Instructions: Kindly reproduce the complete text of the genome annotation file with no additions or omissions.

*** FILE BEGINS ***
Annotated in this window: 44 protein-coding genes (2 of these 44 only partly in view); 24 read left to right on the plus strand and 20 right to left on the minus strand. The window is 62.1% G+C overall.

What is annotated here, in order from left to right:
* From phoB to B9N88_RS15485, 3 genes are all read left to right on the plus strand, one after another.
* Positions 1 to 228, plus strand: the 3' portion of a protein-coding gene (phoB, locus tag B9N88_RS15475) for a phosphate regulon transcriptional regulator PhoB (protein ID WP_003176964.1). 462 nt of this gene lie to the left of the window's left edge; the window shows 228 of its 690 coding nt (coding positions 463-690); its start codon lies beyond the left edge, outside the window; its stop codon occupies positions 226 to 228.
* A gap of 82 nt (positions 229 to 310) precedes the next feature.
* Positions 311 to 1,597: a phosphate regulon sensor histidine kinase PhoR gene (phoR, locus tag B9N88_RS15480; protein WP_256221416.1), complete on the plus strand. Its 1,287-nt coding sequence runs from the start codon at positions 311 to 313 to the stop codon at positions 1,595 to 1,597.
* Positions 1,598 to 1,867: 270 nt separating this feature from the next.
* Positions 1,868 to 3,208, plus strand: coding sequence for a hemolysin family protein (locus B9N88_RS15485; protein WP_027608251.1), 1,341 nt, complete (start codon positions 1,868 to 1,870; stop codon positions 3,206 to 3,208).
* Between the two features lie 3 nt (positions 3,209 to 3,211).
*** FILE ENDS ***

Annotated in this window: 44 protein-coding genes (2 of these 44 only partly in view); 24 read left to right on the plus strand and 20 right to left on the minus strand. The window is 62.1% G+C overall.

What is annotated here, in order from left to right:
* From phoB to B9N88_RS15485, 3 genes are all read left to right on the plus strand, one after another.
* Positions 1 to 228, plus strand: the 3' portion of a protein-coding gene (phoB, locus tag B9N88_RS15475) for a phosphate regulon transcriptional regulator PhoB (protein ID WP_003176964.1). 462 nt of this gene lie to the left of the window's left edge; the window shows 228 of its 690 coding nt (coding positions 463-690); its start codon lies beyond the left edge, outside the window; its stop codon occupies positions 226 to 228.
* A gap of 82 nt (positions 229 to 310) precedes the next feature.
* Positions 311 to 1,597: a phosphate regulon sensor histidine kinase PhoR gene (phoR, locus tag B9N88_RS15480; protein WP_256221416.1), complete on the plus strand. Its 1,287-nt coding sequence runs from the start codon at positions 311 to 313 to the stop codon at positions 1,595 to 1,597.
* Positions 1,598 to 1,867: 270 nt separating this feature from the next.
* Positions 1,868 to 3,208, plus strand: coding sequence for a hemolysin family protein (locus B9N88_RS15485; protein WP_027608251.1), 1,341 nt, complete (start codon positions 1,868 to 1,870; stop codon positions 3,206 to 3,208).
* Between the two features lie 3 nt (positions 3,209 to 3,211).